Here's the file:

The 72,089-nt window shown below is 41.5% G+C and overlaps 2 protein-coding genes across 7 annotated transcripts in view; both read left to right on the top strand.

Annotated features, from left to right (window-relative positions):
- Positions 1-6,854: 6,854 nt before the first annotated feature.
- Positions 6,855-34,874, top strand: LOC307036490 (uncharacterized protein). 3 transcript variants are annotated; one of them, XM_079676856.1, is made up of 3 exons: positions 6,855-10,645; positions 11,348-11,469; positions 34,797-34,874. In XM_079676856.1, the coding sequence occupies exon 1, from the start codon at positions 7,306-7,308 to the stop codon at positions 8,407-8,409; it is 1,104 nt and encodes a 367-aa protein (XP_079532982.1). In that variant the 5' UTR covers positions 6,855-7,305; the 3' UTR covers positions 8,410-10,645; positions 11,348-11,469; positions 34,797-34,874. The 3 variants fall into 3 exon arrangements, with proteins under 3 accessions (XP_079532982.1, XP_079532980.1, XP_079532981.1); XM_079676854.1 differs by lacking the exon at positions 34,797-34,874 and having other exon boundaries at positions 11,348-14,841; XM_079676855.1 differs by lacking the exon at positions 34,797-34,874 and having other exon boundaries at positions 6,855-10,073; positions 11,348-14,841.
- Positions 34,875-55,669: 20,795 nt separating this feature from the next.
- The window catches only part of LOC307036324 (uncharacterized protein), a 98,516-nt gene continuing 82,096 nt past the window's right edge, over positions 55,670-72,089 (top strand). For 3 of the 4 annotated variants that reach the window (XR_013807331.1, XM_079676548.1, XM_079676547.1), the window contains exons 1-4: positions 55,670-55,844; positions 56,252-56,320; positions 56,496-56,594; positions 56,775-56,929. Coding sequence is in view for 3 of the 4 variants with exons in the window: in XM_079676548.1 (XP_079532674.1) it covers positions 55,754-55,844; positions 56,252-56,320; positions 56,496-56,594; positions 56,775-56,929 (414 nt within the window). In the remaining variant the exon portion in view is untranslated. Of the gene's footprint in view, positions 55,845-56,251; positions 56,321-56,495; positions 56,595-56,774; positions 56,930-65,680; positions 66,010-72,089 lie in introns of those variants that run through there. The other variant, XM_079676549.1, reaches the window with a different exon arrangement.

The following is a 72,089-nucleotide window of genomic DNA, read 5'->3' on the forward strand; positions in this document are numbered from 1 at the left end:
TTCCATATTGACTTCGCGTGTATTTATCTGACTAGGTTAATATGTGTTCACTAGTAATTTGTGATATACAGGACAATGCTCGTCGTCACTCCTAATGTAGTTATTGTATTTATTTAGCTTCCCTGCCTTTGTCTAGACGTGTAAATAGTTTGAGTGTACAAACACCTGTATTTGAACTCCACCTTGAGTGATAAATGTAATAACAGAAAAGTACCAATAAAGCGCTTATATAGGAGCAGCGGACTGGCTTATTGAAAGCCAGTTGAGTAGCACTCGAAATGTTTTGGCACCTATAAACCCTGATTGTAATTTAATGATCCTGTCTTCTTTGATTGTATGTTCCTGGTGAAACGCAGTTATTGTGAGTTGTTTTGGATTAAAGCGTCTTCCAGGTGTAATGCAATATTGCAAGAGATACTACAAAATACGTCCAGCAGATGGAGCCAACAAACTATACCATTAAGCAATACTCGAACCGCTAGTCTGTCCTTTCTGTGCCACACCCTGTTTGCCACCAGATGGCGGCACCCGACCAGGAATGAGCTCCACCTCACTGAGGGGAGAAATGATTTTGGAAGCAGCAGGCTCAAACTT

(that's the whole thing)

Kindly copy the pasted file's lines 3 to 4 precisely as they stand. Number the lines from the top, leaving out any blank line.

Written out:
- Positions 1-6,854: 6,854 nt before the first annotated feature.
- Positions 6,855-34,874, top strand: LOC307036490 (uncharacterized protein). 3 transcript variants are annotated; one of them, XM_079676856.1, is made up of 3 exons: positions 6,855-10,645; positions 11,348-11,469; positions 34,797-34,874. In XM_079676856.1, the coding sequence occupies exon 1, from the start codon at positions 7,306-7,308 to the stop codon at positions 8,407-8,409; it is 1,104 nt and encodes a 367-aa protein (XP_079532982.1). In that variant the 5' UTR covers positions 6,855-7,305; the 3' UTR covers positions 8,410-10,645; positions 11,348-11,469; positions 34,797-34,874. The 3 variants fall into 3 exon arrangements, with proteins under 3 accessions (XP_079532982.1, XP_079532980.1, XP_079532981.1); XM_079676854.1 differs by lacking the exon at positions 34,797-34,874 and having other exon boundaries at positions 11,348-14,841; XM_079676855.1 differs by lacking the exon at positions 34,797-34,874 and having other exon boundaries at positions 6,855-10,073; positions 11,348-14,841.